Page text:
For Hispanic Students, Education Gap Persists

A recent report released by Child Trends Hispanic Institute suggests that although reading scores have increased for Hispanic students, progress has generally slowed overall nationwide in terms of keeping up with other student segments. The standardized test score gap between Hispanic and white students has remained significant.

Based on testing, not much has changed since the Common Core Standards have been implemented. In fact, the annual tests that determine if students have mastered the standards are actually being failed more often than being passed by Hispanic students. A nationally administered exam called the National Assessment of Educational Progress (NAEP) has documented similar results since the assessments first began in 1969.

Hispanic students are performing better. Graduation rates have risen and college enrollment is at a record high. Scores on standardized testing has improved, as well. However, their white counterparts have improved in these areas also, meaning the achievement gap still remains. This disparity has continued basically unchanged since 1965 when legislation was enacted to help address the inequality for underserved students.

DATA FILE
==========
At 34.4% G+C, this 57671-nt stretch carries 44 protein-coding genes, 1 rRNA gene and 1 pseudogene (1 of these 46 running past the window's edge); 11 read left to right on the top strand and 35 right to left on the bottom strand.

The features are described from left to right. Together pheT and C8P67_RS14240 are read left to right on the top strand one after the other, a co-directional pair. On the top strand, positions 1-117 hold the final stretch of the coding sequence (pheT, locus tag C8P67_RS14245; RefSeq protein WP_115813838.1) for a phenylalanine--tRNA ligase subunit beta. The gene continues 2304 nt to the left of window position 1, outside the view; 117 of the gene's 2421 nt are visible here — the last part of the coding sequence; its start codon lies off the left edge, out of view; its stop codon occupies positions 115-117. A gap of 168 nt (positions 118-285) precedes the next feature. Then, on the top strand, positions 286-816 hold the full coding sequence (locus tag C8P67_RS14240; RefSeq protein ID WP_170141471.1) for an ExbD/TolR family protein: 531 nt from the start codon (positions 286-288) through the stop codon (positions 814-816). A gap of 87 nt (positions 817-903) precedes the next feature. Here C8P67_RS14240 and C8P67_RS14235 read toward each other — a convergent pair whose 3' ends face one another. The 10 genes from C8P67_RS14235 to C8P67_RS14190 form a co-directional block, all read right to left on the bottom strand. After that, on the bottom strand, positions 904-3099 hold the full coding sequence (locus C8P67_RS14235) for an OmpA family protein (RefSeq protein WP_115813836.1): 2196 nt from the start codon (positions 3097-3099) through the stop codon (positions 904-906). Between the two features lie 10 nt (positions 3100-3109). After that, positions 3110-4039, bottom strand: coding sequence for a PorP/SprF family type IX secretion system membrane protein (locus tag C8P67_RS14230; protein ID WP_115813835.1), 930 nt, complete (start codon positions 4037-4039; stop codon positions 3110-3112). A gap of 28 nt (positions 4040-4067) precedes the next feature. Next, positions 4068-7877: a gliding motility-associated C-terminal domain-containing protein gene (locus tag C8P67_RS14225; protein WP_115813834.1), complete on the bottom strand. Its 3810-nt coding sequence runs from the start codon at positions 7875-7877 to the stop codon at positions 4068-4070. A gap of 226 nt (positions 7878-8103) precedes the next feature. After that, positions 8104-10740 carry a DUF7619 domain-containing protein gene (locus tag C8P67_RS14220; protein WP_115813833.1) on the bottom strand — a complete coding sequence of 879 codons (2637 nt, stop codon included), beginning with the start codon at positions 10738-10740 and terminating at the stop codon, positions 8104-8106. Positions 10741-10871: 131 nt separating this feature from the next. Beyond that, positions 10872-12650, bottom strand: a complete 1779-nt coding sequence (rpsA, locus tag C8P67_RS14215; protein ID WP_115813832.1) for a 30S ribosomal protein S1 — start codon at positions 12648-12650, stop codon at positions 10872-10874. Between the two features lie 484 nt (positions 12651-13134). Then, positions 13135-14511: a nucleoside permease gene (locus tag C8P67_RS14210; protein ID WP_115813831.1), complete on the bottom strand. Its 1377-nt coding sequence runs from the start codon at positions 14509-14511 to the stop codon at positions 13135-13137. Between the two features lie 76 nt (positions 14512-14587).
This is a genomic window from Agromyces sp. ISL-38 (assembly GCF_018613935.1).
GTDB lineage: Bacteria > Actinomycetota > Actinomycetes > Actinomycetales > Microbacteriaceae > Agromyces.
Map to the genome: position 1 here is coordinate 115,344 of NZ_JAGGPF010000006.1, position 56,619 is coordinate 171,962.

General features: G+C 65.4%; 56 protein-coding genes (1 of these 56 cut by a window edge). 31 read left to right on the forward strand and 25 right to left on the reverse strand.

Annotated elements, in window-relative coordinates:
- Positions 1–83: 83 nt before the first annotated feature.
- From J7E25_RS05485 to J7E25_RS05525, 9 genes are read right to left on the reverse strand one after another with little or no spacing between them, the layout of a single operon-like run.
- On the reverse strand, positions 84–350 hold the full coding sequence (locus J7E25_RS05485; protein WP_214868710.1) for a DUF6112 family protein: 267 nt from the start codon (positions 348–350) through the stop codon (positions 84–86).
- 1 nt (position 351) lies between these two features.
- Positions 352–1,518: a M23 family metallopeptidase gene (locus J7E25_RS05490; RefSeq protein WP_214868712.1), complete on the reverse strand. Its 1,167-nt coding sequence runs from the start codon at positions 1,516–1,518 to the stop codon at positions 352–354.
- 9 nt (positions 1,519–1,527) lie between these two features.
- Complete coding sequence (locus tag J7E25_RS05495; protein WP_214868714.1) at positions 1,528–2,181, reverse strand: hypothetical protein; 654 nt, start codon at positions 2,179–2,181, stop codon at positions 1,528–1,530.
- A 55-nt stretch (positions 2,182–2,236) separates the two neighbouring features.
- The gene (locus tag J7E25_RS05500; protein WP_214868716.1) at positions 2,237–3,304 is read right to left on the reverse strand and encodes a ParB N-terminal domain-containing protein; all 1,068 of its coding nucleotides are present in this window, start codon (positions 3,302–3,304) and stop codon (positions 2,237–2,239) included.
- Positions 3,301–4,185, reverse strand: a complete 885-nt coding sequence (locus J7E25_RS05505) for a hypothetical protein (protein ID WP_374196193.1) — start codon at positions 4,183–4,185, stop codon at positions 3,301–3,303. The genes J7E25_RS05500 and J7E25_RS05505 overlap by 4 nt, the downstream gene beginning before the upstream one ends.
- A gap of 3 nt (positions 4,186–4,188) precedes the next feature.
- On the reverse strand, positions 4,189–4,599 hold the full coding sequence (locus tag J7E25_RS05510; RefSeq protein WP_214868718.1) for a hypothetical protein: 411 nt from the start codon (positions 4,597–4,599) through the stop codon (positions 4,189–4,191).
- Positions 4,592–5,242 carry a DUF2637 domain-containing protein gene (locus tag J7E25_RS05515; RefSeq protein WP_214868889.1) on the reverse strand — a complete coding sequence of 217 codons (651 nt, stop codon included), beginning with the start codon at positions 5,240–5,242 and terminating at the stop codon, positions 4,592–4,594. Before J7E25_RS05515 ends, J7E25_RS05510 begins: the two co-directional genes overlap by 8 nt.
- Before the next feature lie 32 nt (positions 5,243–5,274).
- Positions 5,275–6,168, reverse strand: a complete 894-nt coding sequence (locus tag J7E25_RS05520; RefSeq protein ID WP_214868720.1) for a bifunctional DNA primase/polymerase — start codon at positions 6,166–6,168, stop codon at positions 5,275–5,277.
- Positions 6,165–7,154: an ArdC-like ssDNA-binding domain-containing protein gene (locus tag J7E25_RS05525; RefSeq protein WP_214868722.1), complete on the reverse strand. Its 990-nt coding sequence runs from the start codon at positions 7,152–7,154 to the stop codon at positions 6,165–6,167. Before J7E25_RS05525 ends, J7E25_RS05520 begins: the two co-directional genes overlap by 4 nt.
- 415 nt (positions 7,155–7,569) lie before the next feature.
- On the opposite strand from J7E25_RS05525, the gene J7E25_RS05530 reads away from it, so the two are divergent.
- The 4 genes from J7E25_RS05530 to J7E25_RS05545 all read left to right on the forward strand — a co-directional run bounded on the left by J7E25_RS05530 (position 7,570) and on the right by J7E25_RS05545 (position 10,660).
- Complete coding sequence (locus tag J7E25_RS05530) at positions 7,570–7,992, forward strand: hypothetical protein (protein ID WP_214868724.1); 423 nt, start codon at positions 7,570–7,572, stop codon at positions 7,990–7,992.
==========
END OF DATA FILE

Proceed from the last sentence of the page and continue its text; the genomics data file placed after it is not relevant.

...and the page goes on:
The Every Student Succeeds Act was passed in December and gives power back to the states. Though input was given from civil rights groups in regards to how best to address underserved students, the National Association for the Advancement of Colored People (NAACP) has gone on record critiquing the bill. The concern raised is that by allowing the states to have control, race and equality issues may be glossed over.

However, praise has been given to specific provisions, such as breaking down test measurements by racial and ethnic groups, economic, migrant and English proficiency status. Schools will be required to demonstrate progress for these groups if underperforming. The worry is that these changes may not be enough to address the large gap between Hispanic and white students that has remained over multiple decades.

Do you think Common Core and ESSA have what it takes to narrow the achievement gap for Hispanic K-12 students?

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